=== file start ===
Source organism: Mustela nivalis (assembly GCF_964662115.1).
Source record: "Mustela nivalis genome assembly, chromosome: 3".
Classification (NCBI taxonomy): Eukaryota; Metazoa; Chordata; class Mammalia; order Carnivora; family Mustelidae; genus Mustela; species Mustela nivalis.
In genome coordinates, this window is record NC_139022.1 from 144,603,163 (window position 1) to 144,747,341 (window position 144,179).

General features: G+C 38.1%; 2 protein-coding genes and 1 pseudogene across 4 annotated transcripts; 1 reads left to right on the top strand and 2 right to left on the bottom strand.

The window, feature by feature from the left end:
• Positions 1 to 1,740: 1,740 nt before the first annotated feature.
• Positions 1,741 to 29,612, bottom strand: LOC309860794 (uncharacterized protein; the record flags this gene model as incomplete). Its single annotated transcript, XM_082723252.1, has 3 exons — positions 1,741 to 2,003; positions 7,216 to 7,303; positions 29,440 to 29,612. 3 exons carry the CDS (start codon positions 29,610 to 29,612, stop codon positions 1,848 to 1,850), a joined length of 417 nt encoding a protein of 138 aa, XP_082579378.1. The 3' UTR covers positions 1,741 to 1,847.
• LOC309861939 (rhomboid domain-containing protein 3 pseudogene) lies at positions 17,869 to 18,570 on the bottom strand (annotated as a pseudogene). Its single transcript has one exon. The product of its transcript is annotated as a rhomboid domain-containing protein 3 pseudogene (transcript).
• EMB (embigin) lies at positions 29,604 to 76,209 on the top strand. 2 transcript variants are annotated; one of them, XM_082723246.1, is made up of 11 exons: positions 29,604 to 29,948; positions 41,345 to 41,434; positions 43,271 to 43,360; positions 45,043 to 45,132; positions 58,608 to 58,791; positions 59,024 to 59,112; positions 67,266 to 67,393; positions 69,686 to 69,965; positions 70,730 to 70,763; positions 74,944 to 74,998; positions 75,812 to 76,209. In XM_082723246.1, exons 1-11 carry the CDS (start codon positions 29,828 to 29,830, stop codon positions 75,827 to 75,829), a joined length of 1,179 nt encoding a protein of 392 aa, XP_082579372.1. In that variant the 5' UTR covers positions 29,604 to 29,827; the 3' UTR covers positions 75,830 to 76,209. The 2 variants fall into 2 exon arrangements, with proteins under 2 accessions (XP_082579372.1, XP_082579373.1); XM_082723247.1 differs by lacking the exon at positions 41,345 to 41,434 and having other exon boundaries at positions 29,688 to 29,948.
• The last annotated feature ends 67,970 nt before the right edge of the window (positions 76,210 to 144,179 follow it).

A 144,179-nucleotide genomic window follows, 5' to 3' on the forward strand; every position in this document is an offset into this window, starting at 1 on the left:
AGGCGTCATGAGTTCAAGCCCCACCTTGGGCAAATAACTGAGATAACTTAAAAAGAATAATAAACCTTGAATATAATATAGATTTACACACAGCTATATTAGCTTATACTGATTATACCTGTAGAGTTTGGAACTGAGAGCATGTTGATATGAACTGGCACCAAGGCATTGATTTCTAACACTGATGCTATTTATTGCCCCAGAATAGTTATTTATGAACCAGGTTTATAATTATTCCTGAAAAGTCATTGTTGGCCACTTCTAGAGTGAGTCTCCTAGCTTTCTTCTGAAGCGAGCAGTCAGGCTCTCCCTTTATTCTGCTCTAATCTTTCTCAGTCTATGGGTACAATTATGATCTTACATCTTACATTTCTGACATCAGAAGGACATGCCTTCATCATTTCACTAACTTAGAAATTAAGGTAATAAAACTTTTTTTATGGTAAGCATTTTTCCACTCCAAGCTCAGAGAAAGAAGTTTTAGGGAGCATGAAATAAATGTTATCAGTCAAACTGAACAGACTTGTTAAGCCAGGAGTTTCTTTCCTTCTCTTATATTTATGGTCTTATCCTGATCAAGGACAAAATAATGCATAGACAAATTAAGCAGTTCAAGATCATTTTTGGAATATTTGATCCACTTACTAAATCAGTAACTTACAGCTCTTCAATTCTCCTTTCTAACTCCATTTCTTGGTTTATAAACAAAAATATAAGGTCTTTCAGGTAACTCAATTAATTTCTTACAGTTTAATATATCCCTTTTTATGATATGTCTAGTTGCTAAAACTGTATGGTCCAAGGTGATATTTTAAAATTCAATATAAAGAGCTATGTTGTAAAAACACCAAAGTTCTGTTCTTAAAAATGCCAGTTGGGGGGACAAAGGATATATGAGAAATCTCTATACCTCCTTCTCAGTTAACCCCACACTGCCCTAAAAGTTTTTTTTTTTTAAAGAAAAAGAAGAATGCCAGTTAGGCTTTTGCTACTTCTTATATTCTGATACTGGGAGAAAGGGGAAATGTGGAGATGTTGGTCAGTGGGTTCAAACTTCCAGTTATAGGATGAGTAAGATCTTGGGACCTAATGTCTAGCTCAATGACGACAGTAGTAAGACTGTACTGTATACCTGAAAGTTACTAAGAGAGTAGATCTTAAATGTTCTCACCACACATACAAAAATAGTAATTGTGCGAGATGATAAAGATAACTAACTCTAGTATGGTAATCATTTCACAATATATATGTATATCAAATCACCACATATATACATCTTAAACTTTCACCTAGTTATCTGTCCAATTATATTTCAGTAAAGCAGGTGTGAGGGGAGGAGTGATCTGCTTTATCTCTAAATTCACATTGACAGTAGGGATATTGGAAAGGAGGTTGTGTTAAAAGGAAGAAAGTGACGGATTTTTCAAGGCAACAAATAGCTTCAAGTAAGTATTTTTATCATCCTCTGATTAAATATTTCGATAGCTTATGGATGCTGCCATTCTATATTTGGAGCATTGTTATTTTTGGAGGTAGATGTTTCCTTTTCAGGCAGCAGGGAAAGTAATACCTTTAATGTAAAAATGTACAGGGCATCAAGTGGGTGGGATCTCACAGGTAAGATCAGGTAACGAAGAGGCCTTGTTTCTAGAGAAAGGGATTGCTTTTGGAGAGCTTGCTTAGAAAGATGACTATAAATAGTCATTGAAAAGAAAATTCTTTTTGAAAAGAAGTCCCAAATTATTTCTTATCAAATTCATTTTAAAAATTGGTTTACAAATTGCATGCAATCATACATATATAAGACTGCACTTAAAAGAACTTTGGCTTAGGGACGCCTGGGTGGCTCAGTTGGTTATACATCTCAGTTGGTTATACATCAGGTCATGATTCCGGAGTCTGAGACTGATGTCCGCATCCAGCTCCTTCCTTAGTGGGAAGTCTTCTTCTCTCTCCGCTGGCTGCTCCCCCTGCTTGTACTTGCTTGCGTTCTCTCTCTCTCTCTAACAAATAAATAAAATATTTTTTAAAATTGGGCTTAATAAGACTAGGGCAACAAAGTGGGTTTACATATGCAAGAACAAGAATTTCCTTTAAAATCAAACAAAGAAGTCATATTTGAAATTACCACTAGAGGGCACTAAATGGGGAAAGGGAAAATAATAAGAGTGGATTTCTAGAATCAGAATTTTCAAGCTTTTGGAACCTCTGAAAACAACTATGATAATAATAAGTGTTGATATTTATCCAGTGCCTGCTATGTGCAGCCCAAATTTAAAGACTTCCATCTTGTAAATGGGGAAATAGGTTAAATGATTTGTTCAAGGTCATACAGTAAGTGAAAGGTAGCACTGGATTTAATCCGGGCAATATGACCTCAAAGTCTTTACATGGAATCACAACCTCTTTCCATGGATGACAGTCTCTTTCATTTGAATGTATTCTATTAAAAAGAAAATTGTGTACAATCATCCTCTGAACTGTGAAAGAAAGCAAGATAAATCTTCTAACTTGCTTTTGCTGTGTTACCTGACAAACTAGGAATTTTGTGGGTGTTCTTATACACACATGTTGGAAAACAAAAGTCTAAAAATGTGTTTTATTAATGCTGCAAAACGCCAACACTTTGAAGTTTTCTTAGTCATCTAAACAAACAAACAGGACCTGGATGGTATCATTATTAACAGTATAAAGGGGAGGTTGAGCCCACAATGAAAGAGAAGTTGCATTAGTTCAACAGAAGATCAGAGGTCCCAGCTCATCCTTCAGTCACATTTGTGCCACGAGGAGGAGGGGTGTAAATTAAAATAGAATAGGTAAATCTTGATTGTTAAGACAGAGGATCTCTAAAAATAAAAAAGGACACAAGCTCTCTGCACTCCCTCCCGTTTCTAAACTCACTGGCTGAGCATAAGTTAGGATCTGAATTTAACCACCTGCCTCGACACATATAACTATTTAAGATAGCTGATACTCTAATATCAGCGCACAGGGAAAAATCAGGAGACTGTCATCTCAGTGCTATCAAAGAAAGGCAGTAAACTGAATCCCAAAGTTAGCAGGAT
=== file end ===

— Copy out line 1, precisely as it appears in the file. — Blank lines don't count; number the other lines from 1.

Source organism: Mustela nivalis (assembly GCF_964662115.1).